Researching, evaluating, and purchasing the right educational technologies can be a daunting and exhaustive process for school districts – with curriculum and technology leaders carrying the weight of the burden. Selecting software solutions that drive accountability, student outcomes, and teacher success while ensuring data security, compliance, and integration with current systems consumes valuable and limited resources. Knowing the right questions to ask is imperative for success.
In this post, I’ll highlight nine considerations before purchasing EdTech – which is also available in an infographic here.
1. Data Security
Does the solution provider have documentation showing that they conform to student data privacy standards—FERPA, COPPA, HIPAA, SOPPA (Illinois state law), or the Student Data Privacy Pledge. To what extent does the software conform? You can sometimes read the vendor’s EULA (End User Licensing Agreement) for clues if they do not have obvious documentation on their website.
Does this software work with your existing software? Does it fit into your digital ecosystem? IMS Global Thin Common Cartridge, QTI, LTI, etc.? Integrations—does the software have a set of third-party tools that work with it to provide more advanced features? If so, how do you hook them up?
3. Technical Details/Requirements
Does your division have the necessary infrastructure to run this software—hardware, software, networking? In other words, does it run on what you have?
Can all of your students, including those with special needs, use this software equally well? (Line Readers, speech-to-text capabilities, e.g.)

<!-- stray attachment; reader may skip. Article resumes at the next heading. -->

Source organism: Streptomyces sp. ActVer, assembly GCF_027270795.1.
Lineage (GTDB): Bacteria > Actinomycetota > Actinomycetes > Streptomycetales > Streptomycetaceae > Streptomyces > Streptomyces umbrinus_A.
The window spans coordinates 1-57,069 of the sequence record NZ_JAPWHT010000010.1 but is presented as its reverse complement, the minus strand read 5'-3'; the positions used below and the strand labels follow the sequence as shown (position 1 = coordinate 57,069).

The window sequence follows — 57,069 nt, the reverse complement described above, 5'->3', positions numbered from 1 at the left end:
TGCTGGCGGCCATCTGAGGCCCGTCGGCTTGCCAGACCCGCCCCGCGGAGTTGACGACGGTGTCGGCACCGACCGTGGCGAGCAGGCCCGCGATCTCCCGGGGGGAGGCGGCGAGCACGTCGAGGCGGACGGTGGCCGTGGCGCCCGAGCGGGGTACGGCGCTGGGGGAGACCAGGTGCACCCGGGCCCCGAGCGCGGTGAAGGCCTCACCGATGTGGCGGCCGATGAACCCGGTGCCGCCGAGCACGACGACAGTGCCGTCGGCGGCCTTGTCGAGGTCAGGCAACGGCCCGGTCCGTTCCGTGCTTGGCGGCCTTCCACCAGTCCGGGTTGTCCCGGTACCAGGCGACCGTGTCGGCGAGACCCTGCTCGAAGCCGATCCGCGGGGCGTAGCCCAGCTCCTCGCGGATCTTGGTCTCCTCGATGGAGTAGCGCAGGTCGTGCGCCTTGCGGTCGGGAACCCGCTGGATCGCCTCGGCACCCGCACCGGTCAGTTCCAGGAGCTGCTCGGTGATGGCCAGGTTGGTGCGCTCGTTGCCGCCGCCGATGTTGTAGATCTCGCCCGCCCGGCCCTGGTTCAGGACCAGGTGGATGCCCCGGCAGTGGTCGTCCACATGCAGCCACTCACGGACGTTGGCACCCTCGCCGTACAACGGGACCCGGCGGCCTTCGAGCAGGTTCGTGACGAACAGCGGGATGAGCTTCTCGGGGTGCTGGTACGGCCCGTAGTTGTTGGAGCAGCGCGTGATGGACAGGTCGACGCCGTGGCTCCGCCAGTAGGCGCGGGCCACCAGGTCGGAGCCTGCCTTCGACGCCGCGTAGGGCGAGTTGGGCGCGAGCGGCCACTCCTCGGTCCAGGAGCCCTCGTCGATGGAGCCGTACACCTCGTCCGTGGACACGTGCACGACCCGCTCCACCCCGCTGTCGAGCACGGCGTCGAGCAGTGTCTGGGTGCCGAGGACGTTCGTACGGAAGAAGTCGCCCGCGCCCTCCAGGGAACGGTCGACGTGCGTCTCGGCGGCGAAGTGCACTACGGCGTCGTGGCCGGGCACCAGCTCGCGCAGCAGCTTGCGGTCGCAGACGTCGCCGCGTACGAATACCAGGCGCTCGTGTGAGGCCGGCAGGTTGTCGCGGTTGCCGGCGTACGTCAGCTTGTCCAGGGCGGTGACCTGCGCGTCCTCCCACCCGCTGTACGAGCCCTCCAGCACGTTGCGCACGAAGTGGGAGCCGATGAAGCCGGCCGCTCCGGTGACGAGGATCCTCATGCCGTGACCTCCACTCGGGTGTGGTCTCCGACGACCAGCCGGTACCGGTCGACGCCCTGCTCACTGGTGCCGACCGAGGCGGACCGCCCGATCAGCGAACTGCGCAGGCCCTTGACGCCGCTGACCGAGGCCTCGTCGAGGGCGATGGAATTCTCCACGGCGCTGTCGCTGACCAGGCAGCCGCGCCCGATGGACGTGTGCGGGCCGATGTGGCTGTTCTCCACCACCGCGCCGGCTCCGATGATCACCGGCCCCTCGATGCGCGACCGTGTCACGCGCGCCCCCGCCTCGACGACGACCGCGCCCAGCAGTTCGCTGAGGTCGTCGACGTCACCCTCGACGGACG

How user-friendly is the interface? How much training will be required to implement the software fully? Will your teachers and students still be using the software in a year?
6. Following Academic Standards
Does the content match your division’s state and local standards so that the work you do in the software can align with your curriculum maps and pacing guides?
Does the software provide the chance for teachers to give feedback to students? Can parents communicate with teachers?
8. Learning modes available
Can students learn asynchronously as well as synchronously with the software tool? Is there an offline version for those students who are having connectivity issues?
9. Customer Support
What type, when, and how much is offered? The better the support, the less of a training load there is on the division.
I’ll also add, it’s important to develop a process for evaluating EdTech and form a team.
Who should be on the team?
• Curriculum Office representative
• Technology Office representative
• Finance Office representative
• Building admins and select teachers
• Technology Resource Teachers
If the process is well documented, then everyone should know:
• Who can suggest new software for adoption?
• To whom should they report their suggestion?
• What background research pertaining to the solution is each evaluation team member responsible for bringing to the table?
• Can a pilot version of the program be arranged so your division can see how it is going to work?
• Which criteria are your division going to use as guidelines for deciding which solution is a better choice?
Most of this is probably being done informally in your division now, but how do you know if all of the necessary points are being considered? What happens if you don’t have a formal process in place and a parent or community member challenges your reasoning behind a software purchase?
Consider a trusted partner in the pre-screening and evaluation process for selecting software technologies in your district. Veracity Verification Solutions provides K-12 districts the resources needed to select the right EdTech every time.
Contact us at email@example.com to learn more.
Author: Jim Yurasits
Senior Manager of Trust, Veracity Verification Solutions